The apparent magnitude (m) of a celestial object is a measure of its brightness as seen by an observer on Earth, adjusted to the value it would have in the absence of the atmosphere. The brighter an object appears, the lower its magnitude value (i.e. inverse relation). In addition, the magnitude scale is logarithmic: a difference of one in magnitude corresponds to a change in brightness by a factor of about 2.5.
Generally, the visible spectrum (vmag) is used as a basis for the apparent magnitude. However, other spectra are also used (e.g. the near-infrared J-band). In the visible spectrum, Sirius is the brightest star after the Sun. In the near-infrared J-band, Betelgeuse is the brightest. The apparent magnitude of stars is measured with a bolometer.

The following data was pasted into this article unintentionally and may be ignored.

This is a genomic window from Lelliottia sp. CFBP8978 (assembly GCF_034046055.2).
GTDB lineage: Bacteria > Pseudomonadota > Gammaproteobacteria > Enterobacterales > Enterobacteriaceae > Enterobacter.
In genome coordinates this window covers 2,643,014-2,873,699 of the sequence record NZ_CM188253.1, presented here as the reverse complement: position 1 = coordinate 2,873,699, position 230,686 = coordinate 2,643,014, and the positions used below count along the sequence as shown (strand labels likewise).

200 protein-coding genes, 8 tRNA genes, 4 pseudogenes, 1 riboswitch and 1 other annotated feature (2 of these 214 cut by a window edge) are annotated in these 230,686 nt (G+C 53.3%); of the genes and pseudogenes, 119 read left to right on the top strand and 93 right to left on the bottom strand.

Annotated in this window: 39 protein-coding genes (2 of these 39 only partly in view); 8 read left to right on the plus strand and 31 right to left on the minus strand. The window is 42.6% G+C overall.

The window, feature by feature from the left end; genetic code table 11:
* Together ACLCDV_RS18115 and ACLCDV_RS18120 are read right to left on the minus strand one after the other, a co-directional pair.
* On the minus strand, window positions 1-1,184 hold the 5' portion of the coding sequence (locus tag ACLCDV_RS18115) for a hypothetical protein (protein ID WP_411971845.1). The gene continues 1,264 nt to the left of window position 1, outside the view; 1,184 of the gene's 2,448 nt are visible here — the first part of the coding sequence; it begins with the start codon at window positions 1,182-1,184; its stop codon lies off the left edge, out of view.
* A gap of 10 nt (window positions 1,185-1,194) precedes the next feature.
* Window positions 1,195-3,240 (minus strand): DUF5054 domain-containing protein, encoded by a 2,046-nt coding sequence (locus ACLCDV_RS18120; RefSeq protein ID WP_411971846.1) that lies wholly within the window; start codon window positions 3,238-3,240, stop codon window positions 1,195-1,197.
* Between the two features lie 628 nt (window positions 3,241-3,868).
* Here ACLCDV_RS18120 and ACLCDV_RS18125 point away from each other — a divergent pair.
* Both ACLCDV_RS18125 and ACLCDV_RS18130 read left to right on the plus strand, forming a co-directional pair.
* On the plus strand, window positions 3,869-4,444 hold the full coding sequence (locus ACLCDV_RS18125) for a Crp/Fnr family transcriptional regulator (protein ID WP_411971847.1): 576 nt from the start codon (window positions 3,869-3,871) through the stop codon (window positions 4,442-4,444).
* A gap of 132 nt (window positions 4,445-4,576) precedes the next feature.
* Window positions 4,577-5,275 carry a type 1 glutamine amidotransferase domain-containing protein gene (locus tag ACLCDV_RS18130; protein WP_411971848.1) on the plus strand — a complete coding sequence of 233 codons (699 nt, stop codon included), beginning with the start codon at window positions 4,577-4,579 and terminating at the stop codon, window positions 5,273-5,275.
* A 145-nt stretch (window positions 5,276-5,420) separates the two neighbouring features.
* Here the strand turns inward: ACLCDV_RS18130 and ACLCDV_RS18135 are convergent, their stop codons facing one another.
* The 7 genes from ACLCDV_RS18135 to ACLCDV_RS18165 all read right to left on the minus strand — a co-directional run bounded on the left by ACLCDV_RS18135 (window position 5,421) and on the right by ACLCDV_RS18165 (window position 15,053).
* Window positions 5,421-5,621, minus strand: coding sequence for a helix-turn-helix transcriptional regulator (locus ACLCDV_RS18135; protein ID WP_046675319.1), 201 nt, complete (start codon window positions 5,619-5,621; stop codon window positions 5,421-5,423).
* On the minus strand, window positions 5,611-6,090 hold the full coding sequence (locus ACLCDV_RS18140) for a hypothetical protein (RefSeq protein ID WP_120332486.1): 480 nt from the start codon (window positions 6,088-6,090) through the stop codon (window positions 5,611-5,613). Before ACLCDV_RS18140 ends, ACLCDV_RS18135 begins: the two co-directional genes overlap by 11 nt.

Apparent magnitude sections
Intro History Calculations Standard reference values Table of notable celestial objects See also References External links
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